06.20.03




h o m e : n e w s : r e v i e w s : d o w n l o a d s : a r t i c l e s : d i s c u s s i o n : l i n k s : a b o u t : a d s








"NV35 Specifications"

Intel Canterwood Chipset reviews

Radeon 9600 Pro reviews

First Mobile 9200 and Geforce Go 5200 benchmarks

Geforce FX 5800 Reviews

ATI announces AIW 9800 Pro

NVIDIA to show a First Look at E3

OpenGL Meeting Notes

Ignore the left column links

Radeon 9800 Pro review from Guru3d




<< archive
news >>




How many GeForce boards do you own? Choose below.

More than 10!

5-10

1-5

None








home : reviews : VGS Review : page 2




Joe Glass
May 13, 2000

The Product
VGS has several fundamental differences from bleem! These differences show that the programmers for each emulator had different objectives. bleem! can play Playstation games, but it is also capable of exceeding the rendering quality of a Playstation. Playstation hardware isn't as advanced as current PC graphics accelerators. The bleem! programmers evangelized the superior graphics rendering power current graphics accelerators pervasive in PCs. For example, bleem! could take a RIVA TNT 2 and render at high resolutions like 1024x768 at 32bit color with bilinear filtered textures and sprites. However, VGS's main objective is to emulate the Playstation as accurately as possible. This means no high resolutions, no texel and sprite filtering, or added color depth. Even with these limitations, VGS manages to put bleem! in its place.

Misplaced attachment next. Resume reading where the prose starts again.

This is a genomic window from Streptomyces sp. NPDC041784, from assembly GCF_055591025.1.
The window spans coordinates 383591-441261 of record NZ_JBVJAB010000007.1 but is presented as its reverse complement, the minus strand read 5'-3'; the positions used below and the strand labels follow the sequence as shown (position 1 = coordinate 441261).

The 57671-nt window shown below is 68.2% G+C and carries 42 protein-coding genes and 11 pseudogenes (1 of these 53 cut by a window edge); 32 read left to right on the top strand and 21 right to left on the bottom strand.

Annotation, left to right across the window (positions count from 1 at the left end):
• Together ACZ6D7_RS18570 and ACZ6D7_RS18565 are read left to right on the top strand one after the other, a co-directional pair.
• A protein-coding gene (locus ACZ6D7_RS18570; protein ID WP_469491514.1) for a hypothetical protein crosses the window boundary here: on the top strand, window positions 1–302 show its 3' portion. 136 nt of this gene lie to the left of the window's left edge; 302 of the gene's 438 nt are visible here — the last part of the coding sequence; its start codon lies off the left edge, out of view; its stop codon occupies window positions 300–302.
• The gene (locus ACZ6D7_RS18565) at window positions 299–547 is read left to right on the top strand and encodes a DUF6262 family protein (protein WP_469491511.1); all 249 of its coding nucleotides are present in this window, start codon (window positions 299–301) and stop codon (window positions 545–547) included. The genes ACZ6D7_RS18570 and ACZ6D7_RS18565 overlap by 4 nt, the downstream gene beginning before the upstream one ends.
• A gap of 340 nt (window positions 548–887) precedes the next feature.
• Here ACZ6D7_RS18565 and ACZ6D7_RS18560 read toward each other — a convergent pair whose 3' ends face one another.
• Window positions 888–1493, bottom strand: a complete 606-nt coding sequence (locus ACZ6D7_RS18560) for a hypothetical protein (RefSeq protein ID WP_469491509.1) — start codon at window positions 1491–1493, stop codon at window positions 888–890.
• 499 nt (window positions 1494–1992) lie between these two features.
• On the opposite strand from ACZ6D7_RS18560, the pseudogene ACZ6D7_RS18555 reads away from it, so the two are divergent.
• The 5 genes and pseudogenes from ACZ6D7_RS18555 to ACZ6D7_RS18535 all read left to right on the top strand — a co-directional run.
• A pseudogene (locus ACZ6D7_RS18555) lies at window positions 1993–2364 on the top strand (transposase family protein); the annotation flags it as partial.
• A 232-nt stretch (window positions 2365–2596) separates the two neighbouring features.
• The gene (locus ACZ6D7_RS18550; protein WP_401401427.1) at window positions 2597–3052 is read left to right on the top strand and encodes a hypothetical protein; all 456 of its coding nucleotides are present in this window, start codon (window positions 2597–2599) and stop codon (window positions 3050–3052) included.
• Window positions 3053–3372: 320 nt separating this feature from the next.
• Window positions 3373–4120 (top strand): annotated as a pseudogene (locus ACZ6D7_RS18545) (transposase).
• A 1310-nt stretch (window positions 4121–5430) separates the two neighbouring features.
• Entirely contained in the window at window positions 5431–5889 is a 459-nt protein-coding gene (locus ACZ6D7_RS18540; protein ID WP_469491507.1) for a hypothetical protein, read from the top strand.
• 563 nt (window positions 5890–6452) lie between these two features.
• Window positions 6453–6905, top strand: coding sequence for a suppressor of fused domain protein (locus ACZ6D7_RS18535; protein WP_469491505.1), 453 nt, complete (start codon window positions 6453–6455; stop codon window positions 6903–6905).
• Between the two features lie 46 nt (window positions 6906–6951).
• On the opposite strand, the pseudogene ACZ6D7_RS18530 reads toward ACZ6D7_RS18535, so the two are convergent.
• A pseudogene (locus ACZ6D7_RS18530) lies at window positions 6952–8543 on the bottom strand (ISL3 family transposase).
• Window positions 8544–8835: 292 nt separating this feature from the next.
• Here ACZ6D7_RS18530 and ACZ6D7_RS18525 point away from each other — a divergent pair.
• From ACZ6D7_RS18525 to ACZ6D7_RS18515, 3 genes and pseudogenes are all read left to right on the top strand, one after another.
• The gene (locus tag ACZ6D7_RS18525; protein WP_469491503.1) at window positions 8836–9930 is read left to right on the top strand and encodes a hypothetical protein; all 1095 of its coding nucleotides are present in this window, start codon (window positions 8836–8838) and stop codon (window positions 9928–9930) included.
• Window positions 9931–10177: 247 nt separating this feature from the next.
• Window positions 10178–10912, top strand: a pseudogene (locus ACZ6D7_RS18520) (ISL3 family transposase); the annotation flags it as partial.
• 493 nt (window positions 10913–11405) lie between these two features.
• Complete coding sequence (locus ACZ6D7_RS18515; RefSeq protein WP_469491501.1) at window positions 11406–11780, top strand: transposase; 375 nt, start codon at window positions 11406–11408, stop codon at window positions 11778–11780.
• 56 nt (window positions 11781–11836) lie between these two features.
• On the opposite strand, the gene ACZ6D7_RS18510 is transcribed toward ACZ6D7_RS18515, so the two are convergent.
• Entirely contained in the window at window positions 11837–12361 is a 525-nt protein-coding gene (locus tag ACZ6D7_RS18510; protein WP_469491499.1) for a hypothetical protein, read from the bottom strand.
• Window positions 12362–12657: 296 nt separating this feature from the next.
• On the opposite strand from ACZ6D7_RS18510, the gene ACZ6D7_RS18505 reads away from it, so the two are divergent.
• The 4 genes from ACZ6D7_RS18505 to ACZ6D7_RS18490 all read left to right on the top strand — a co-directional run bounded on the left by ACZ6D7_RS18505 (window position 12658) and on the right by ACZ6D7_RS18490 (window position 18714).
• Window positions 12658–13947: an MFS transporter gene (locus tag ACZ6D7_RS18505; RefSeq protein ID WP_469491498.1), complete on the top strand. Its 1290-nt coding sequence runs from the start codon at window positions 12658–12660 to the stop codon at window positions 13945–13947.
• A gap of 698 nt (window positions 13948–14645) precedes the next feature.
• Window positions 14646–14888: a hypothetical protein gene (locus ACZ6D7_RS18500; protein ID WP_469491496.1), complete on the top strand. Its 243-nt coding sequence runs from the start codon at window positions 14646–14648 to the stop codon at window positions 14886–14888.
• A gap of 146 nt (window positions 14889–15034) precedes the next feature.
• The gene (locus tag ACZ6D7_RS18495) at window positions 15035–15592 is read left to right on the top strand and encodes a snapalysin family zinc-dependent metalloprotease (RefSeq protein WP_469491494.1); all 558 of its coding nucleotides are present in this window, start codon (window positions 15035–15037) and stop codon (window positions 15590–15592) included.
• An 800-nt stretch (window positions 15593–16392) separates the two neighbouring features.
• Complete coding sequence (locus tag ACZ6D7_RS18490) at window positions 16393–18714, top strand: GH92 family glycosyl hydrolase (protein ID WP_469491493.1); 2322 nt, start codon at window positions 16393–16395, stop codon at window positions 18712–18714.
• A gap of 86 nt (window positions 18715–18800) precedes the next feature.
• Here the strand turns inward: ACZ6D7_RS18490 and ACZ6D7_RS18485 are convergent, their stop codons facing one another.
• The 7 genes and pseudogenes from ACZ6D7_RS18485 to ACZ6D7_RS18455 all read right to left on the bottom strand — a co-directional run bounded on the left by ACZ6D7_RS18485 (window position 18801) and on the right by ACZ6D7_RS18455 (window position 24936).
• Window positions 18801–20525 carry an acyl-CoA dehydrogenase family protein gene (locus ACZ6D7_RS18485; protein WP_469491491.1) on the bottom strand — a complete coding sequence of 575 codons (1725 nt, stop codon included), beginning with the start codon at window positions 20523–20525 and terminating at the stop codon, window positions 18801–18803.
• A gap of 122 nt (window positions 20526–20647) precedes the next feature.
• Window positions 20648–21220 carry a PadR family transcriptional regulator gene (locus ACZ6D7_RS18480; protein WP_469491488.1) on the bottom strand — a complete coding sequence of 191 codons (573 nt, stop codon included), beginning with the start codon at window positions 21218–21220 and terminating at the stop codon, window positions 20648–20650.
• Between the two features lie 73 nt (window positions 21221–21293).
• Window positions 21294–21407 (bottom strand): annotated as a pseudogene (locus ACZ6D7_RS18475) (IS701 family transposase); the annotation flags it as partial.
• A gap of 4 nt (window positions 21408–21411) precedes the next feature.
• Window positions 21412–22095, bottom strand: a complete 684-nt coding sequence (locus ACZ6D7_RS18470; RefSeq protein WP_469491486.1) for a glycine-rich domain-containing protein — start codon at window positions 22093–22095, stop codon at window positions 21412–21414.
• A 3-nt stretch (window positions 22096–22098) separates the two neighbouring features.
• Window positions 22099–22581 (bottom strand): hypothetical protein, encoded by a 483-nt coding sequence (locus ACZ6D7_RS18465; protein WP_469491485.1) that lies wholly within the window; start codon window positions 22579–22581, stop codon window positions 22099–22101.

What can it do better?
VGS was originally created for the Apple G3 and G4 systems running under Mac OS 8.5 or greater. Even though most G3/4 systems come with ATI RAGE graphics chipsets, no 3D rendering is used. VGS draws each pixel at 16 bit color and then filters the result to reproduce the blur of a television. The only exception is in movie playback. VGS can use 24 bit color mode to increase visual quality. The brightness can also be modified if the screen is too dark.

As mentioned before, the SONY Playstation doesn't do bilinear texel filtering or sprite filtering. It point samples texels. It doesn't use 32bit color frame buffers or texels, and it usually doesn't use resolutions greater than 640x480. VGS accurately renders texels and even the recognizable Playstation dithering patterns.

VGS takes advantage of Windows unique features. Any game controller that can be read by DirectInput can be used by VGS. USB controllers are favorable since they typically have multiple programmable buttons.

VGS can create multiple memory cards for save games. You can create as many memory cards as your hard drive can hold. These memory cards are represented as files. You can copy these files and back them up. You can even share them with other people.

Since VGS supports two controllers, it also supports two simultaneous memory cards to be loaded at the same time. Each memory card can be loaded, created, and swapped at will at any time.

View Screenshot View Screenshot View Screenshot



<< previous page next page >>





a Filnet solution



Copyright 2000 pcrave. All rights reserved. Privacy Statement. Terms of Use.
Site Design by Filnet, Inc.